North Korean defector numbers up by 15 percent from last year

By Benjamin Katzeff Silberstein

After diminishing to relatively low numbers following Kim Jong-un’s ascension to power and tighter controls preventing people from leaving the country, the number of defectors reaching South Korea was 15 percent higher between January and July this year as compared to 2015, Chosun Ilbo reports:

From January thorough July this year some 815 North Koreans fled their country and arrived in the South, up around 15 percent from the same period last year, the Unification Ministry said Tuesday.
This suggests that international sanctions and the resulting economic straits in the repressive North are driving many away. More defectors now come from the elite, which for long thrived while ordinary North Koreans starved.
From 2006 to 2011, some 2,000-plus people fled the North every year, but when Kim took power in 2012 numbers dropped to about 1,500.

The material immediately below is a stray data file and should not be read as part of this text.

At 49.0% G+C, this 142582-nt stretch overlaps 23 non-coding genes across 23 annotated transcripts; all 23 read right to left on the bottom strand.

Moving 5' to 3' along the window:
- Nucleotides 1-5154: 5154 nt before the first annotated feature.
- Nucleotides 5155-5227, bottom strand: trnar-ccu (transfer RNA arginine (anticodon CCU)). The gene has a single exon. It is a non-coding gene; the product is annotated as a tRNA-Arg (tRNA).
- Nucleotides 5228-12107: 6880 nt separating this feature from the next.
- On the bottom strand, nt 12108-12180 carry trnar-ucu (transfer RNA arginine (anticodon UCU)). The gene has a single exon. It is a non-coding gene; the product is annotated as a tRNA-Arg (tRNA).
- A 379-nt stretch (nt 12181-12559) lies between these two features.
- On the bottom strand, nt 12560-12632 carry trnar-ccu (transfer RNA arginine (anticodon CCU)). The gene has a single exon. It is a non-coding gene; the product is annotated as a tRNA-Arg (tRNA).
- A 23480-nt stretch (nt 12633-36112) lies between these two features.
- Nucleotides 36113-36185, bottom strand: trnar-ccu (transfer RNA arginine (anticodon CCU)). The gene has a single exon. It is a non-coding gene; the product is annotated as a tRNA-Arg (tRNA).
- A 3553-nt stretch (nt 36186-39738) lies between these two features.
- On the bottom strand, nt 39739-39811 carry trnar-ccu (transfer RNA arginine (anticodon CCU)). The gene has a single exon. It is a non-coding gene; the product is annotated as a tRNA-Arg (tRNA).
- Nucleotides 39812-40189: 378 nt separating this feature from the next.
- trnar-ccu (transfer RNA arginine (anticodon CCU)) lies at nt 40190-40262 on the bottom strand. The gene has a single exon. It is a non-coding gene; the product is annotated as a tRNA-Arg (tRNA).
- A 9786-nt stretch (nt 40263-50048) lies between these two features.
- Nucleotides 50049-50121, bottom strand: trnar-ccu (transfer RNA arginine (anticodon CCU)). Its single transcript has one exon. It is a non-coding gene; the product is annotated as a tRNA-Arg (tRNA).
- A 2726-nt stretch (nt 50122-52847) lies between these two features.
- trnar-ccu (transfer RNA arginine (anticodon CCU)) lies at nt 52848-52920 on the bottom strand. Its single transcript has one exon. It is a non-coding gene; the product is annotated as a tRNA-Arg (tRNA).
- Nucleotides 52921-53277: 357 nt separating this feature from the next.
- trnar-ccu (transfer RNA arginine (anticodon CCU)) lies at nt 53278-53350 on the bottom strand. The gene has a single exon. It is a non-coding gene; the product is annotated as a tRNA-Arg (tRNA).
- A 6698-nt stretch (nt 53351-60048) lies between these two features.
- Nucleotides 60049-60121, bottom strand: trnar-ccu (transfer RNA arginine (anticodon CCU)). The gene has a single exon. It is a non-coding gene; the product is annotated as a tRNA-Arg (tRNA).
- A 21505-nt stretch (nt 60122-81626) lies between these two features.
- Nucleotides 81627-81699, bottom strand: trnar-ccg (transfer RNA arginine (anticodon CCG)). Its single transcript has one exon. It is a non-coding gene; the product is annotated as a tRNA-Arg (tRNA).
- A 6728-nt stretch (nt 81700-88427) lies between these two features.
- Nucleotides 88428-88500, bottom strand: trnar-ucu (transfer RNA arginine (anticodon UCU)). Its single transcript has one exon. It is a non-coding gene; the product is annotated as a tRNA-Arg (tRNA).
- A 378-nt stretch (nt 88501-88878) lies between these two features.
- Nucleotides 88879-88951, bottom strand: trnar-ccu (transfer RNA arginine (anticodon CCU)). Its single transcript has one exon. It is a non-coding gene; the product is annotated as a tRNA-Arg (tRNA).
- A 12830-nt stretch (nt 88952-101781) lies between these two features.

Last year the number was down to 1,276. The regime boosted border patrols, forcibly relocated the families of defectors, and meted out tougher punishment for those who aided and abetted defections.

To me, the claim that people are leaving in higher numbers because of sanctions sounds very unlikely, to say the least. Even if sanctions are hitting the economy in a way that most people feel (which is itself doubtful at this time), it is difficult to see that it would be enough to tip the scale toward 15 percent more people defecting. One could argue that the speed battles of the past year may well have done much more to lower the quality of life for most North Koreans than sanctions have, but of course, it is impossible to pinpoint a specific reason for this increase.

Full article:
N.Korean Defections on the Rise Again
Chosun Ilbo
Lee Yong-soo


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